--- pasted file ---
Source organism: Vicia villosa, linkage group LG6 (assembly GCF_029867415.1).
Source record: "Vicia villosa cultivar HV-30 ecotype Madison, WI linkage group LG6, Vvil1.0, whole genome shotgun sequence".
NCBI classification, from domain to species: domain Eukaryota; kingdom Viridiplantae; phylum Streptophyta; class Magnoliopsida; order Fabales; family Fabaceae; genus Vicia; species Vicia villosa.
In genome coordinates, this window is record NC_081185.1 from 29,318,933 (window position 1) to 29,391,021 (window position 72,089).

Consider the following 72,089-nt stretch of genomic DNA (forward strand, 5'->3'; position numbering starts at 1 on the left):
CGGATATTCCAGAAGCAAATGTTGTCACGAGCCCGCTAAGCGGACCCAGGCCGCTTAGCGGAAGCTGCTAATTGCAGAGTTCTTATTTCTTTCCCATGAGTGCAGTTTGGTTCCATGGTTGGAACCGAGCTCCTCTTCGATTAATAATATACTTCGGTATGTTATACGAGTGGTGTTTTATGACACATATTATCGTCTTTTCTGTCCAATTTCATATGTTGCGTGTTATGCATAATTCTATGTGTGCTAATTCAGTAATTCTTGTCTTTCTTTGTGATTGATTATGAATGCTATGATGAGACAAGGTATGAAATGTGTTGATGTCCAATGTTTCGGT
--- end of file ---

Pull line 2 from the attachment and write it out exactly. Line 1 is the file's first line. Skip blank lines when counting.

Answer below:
Source record: "Vicia villosa cultivar HV-30 ecotype Madison, WI linkage group LG6, Vvil1.0, whole genome shotgun sequence".